A special exhibition at the Hunterian Museum at the University of Glasgow presents the first complete 3D digital model of the lost tomb of Robert the Bruce.
To create this exhibition, CDDV (a joint venture between the Digital Design Studio and Historic Scotland) contributed scanning and visualisation expertise in a collaboration with the Royal Commission for Ancient and Historic Monuments of Scotland (RCAHMS), The Hunterian (University of Glasgow), the National Museums of Scotland, Fife Cultural Trust and the National Records of Scotland.
The new Definitive Human website went live yesterday. This is a major project to build a medically validated 3D model of the complete human body, with support from a number of partners including NHS Education Scotland, The University of Glasgow, The Scottish Government, and The University of Edinburgh.
The Definitive Human is building a fully 3D, fully interactive, definitive reference for human anatomy for use in education, training and as a tool for medical professionals to support the planning, simulation and rehearsal of medical interventions.
Contact our business development manager, Brian McGeough if you would like to arrange a demonstration:
Over the years many videos work from the DDS has found their way online – it can be quite a task finding them across a range of sites.
Over the past few years, the DDS has been using a channel on Vimeo to publish videos – http://vimeo.com/ddsgsa. Here you can find a mix of student (and alumni) work from recent years.
The Glasgow School of Art itself publishes on Vimeo, at: http://vimeo.com/glasgowschoolofart – and there is also a DDS channel within this account – here. Currently this is where you’ll find promotional videos for our programmes and videos highlighting the DDS’ commercial and research visualisation work – such as from The Scottish Ten.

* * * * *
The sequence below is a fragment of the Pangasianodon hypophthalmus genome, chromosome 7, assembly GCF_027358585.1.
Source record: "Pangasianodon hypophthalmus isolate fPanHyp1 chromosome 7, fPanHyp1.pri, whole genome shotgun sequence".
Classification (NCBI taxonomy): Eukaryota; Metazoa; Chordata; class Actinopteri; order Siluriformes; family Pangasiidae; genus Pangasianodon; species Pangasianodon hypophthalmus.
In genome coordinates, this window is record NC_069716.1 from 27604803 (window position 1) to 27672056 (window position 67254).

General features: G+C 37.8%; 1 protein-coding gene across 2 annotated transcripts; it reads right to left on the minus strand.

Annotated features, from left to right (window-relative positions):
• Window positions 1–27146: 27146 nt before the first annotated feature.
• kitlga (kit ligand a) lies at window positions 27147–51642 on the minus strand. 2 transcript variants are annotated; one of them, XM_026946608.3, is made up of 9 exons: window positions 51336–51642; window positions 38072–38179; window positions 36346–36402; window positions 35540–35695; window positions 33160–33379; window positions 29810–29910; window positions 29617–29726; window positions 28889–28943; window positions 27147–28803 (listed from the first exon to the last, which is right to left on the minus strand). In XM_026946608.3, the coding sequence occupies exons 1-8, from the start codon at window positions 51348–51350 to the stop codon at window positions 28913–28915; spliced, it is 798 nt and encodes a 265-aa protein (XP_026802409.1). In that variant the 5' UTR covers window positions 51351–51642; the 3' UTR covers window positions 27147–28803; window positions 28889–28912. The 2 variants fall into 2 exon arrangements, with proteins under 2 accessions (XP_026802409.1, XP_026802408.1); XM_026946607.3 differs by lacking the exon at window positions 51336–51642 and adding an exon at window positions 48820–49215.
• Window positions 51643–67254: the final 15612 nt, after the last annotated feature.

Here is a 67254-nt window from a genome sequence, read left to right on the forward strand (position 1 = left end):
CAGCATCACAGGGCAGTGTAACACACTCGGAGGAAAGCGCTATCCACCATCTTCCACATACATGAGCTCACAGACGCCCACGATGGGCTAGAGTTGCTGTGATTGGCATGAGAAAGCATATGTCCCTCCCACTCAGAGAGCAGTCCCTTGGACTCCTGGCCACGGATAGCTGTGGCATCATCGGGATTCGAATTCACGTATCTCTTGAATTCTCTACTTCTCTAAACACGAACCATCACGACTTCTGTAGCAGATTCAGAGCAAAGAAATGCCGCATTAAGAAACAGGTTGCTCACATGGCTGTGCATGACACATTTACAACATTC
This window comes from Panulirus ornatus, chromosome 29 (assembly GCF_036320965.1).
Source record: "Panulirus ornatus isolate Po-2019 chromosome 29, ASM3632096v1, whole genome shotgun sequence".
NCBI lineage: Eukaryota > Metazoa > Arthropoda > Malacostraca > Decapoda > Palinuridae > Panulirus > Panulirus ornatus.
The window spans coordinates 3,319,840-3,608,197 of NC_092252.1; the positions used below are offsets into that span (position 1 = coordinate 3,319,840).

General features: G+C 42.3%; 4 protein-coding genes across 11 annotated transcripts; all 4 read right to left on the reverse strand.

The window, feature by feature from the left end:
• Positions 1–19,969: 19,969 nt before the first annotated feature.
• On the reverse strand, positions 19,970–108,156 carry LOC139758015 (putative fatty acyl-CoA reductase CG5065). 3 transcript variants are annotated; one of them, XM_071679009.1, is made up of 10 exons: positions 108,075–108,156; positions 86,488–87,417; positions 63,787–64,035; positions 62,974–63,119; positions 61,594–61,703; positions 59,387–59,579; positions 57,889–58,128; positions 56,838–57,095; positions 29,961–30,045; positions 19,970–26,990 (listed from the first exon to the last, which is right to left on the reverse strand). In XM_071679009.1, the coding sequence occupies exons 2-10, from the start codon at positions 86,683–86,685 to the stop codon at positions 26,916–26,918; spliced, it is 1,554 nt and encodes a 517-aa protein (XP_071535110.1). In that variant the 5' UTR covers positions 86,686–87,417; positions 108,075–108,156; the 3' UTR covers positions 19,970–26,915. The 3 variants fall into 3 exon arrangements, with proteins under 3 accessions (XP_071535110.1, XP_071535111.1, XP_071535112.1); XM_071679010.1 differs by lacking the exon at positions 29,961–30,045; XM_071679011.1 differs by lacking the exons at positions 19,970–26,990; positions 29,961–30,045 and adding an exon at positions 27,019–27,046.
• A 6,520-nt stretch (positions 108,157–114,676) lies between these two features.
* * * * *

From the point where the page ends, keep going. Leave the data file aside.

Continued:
Over the next year we’ll see if we can move the videos from the DDS’ own channel over to The Glasgow School of Art Vimeo account. On top of these accounts, however, there are also videos of student work uploaded by students themselves – such as this channel created by animation students some years ago: http://vimeo.com/channels/gsa
And lastly… there is also a DDS channel on YouTube. The focus of this last channel will be on instructional video for current students, but it will also act as a secondary location for posting content (after all, browsing YouTube is how a lot of folk find things). You can find us on YouTube here: https://www.youtube.com/user/GSADDS/
Broadcast last night, Pipers of the Trenches was a BBC Scotland special on the role of the bag-pipers in the Scottish regiments in World War I. For the programme, historian Michael Stedman worked with the sound specialists at the DDS, Paul Wilson and Ronan Breslin, on recreating the sounds of the battlefield. This was then played back in our Arup Ambisonic sound lab – which provides a full 360 degree audio experience – to create an authentic and terrifying WWI soundscape.
The program will be online for a further six days on BBC iPlayer – here. You can read more about the DDS’ involvement in the making of the programme over on The Glasgow School of Art press blog.